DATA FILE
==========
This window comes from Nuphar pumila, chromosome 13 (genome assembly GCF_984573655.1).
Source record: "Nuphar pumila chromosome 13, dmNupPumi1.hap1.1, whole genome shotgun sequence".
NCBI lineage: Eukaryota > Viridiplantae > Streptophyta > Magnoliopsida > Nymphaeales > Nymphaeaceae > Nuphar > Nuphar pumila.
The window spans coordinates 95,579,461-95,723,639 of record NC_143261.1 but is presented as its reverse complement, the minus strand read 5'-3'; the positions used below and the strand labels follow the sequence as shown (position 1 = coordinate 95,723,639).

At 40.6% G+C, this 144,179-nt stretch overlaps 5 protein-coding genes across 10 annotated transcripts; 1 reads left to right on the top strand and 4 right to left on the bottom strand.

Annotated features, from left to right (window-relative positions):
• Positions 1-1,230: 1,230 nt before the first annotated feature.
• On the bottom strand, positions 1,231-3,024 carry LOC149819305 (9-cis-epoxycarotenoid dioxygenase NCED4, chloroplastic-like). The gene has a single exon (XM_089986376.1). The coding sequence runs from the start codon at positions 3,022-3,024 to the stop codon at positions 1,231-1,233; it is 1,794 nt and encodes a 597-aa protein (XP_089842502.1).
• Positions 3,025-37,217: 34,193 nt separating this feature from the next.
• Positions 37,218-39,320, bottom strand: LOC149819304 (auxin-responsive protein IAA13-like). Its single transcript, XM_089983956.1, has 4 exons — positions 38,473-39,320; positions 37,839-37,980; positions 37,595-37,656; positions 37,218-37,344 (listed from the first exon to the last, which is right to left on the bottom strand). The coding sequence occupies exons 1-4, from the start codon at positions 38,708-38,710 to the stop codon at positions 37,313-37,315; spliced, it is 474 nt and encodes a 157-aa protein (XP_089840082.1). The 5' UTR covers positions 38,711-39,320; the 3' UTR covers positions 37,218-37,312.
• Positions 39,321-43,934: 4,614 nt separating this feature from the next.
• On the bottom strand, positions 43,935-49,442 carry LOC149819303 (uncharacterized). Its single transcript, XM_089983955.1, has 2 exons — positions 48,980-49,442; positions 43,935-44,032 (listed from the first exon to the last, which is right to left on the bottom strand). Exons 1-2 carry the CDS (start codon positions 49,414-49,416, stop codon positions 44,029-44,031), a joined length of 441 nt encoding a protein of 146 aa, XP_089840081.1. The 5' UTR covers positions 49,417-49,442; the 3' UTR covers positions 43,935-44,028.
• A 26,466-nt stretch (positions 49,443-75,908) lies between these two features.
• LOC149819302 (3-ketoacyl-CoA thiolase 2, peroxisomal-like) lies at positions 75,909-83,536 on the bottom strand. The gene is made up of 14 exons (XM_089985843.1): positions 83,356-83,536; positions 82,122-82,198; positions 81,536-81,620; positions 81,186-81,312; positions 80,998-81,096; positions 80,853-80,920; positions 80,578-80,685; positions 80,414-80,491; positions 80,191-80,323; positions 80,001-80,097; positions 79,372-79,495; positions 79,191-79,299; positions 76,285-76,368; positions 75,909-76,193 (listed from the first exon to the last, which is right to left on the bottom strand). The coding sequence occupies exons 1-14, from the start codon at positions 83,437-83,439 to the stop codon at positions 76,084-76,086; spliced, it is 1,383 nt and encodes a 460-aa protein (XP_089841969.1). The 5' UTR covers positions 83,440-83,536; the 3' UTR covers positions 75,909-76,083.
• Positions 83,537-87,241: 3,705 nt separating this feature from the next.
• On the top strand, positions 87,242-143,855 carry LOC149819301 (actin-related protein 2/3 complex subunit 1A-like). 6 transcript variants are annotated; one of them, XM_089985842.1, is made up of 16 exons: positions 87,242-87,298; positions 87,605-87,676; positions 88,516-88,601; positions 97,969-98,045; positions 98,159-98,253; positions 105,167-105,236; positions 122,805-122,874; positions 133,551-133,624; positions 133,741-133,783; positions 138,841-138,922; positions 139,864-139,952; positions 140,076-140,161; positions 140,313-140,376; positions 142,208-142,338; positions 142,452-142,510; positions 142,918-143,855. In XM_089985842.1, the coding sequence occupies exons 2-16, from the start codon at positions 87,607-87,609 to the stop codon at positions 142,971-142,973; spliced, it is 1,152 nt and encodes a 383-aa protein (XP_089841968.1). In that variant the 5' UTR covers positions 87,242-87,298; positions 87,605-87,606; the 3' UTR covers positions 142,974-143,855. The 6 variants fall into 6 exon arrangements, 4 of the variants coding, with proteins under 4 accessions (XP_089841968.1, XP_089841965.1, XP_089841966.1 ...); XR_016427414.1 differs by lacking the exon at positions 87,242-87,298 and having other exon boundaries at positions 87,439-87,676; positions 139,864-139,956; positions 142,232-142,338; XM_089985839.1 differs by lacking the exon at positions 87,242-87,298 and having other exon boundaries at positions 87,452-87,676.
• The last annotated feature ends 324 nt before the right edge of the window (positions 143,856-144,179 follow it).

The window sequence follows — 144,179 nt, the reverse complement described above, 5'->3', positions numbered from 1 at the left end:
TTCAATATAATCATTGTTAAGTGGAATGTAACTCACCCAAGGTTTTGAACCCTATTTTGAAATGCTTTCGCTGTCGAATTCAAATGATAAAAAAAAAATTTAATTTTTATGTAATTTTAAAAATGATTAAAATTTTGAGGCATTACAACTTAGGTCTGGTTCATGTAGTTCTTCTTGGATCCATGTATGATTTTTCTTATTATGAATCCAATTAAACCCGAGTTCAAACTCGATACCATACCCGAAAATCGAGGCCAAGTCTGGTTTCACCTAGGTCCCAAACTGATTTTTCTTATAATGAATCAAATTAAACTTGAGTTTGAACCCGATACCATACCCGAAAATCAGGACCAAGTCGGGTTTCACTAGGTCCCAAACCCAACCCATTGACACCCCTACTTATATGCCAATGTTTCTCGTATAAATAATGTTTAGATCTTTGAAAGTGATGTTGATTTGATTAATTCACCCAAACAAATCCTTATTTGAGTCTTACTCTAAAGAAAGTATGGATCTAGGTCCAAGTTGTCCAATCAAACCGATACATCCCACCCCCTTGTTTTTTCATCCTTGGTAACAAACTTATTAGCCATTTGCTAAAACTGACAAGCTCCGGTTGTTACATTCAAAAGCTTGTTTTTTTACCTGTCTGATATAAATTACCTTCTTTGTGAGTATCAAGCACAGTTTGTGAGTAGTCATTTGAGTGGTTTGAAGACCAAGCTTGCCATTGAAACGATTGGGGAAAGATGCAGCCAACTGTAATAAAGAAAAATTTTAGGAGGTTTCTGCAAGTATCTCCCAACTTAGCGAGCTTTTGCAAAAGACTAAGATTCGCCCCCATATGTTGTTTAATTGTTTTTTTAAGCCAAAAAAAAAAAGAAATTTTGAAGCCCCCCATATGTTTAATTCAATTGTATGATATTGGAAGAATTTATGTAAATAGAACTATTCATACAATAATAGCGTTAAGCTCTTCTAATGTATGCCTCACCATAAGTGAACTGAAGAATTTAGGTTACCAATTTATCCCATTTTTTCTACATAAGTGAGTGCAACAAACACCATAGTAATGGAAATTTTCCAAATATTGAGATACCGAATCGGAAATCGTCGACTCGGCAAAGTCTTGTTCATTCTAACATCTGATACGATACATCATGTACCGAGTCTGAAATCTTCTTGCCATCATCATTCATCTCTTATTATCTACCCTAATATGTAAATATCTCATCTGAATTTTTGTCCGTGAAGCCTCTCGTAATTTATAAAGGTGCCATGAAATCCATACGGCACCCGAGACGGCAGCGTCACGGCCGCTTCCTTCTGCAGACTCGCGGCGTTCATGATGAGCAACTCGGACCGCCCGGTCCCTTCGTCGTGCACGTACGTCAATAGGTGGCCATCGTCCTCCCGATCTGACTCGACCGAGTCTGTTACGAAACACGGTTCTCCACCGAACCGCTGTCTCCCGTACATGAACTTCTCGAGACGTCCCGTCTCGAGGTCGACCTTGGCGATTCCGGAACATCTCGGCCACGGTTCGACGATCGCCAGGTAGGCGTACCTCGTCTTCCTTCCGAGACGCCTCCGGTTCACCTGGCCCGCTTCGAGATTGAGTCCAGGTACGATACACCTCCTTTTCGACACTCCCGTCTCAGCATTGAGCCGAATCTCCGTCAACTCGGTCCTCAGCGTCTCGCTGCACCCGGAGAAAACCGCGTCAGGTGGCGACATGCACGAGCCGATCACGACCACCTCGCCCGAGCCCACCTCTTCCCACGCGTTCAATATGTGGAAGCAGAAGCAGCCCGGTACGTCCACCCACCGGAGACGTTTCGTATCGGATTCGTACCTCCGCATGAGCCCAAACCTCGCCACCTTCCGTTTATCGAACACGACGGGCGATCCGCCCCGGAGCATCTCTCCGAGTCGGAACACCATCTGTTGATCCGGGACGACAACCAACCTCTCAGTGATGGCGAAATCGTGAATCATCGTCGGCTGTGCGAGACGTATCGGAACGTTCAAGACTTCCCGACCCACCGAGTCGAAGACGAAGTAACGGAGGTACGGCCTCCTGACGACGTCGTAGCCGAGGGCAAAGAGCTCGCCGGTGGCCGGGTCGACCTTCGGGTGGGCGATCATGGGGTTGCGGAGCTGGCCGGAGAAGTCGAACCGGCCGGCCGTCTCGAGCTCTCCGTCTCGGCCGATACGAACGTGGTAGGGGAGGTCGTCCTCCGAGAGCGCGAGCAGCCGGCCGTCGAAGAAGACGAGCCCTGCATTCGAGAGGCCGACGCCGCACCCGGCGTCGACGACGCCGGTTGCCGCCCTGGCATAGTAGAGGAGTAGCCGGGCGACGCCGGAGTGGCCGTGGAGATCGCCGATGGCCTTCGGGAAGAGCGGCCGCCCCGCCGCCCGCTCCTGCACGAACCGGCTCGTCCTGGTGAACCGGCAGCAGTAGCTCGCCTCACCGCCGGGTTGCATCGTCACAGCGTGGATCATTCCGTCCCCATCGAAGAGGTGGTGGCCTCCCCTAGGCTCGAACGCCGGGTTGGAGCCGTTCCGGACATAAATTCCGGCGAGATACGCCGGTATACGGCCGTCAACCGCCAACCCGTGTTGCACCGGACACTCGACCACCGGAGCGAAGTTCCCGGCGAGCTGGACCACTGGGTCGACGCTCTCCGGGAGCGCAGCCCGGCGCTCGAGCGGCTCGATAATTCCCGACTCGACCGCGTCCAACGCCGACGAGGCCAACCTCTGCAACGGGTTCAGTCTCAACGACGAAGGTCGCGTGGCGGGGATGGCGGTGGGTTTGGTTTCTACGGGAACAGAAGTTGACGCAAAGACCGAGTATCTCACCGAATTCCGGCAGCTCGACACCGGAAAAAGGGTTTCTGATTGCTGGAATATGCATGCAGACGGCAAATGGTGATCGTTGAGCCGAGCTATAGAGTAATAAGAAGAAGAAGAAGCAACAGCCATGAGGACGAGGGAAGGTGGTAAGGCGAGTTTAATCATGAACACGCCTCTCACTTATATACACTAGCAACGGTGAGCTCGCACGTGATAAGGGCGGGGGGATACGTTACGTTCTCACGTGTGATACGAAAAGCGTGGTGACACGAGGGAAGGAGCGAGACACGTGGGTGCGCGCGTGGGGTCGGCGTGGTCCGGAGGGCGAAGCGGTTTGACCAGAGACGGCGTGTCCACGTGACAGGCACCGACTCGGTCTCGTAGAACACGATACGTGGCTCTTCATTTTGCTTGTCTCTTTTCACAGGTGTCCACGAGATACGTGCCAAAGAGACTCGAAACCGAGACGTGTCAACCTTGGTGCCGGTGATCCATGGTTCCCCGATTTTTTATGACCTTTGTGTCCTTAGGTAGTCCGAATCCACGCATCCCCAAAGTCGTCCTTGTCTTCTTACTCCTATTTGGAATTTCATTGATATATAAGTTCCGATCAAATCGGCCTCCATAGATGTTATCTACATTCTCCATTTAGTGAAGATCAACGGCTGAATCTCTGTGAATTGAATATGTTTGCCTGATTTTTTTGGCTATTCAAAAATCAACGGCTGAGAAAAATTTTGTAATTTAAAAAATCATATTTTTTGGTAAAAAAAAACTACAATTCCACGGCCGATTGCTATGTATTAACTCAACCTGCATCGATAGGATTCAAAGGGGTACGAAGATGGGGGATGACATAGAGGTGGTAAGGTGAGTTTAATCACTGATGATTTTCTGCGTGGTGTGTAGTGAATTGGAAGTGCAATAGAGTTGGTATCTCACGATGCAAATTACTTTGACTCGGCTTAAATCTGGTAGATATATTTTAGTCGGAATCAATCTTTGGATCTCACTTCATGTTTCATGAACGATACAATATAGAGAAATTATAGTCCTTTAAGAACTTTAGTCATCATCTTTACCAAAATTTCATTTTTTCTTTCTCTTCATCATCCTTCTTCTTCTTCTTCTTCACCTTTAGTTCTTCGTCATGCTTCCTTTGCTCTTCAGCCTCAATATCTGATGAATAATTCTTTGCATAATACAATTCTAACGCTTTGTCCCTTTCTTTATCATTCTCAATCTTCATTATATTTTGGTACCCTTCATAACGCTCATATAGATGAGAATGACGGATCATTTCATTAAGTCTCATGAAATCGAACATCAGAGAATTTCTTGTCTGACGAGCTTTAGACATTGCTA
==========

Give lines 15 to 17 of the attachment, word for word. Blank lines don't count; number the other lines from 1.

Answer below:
• Positions 83,537-87,241: 3,705 nt separating this feature from the next.
• On the top strand, positions 87,242-143,855 carry LOC149819301 (actin-related protein 2/3 complex subunit 1A-like). 6 transcript variants are annotated; one of them, XM_089985842.1, is made up of 16 exons: positions 87,242-87,298; positions 87,605-87,676; positions 88,516-88,601; positions 97,969-98,045; positions 98,159-98,253; positions 105,167-105,236; positions 122,805-122,874; positions 133,551-133,624; positions 133,741-133,783; positions 138,841-138,922; positions 139,864-139,952; positions 140,076-140,161; positions 140,313-140,376; positions 142,208-142,338; positions 142,452-142,510; positions 142,918-143,855. In XM_089985842.1, the coding sequence occupies exons 2-16, from the start codon at positions 87,607-87,609 to the stop codon at positions 142,971-142,973; spliced, it is 1,152 nt and encodes a 383-aa protein (XP_089841968.1). In that variant the 5' UTR covers positions 87,242-87,298; positions 87,605-87,606; the 3' UTR covers positions 142,974-143,855. The 6 variants fall into 6 exon arrangements, 4 of the variants coding, with proteins under 4 accessions (XP_089841968.1, XP_089841965.1, XP_089841966.1 ...); XR_016427414.1 differs by lacking the exon at positions 87,242-87,298 and having other exon boundaries at positions 87,439-87,676; positions 139,864-139,956; positions 142,232-142,338; XM_089985839.1 differs by lacking the exon at positions 87,242-87,298 and having other exon boundaries at positions 87,452-87,676.
• The last annotated feature ends 324 nt before the right edge of the window (positions 143,856-144,179 follow it).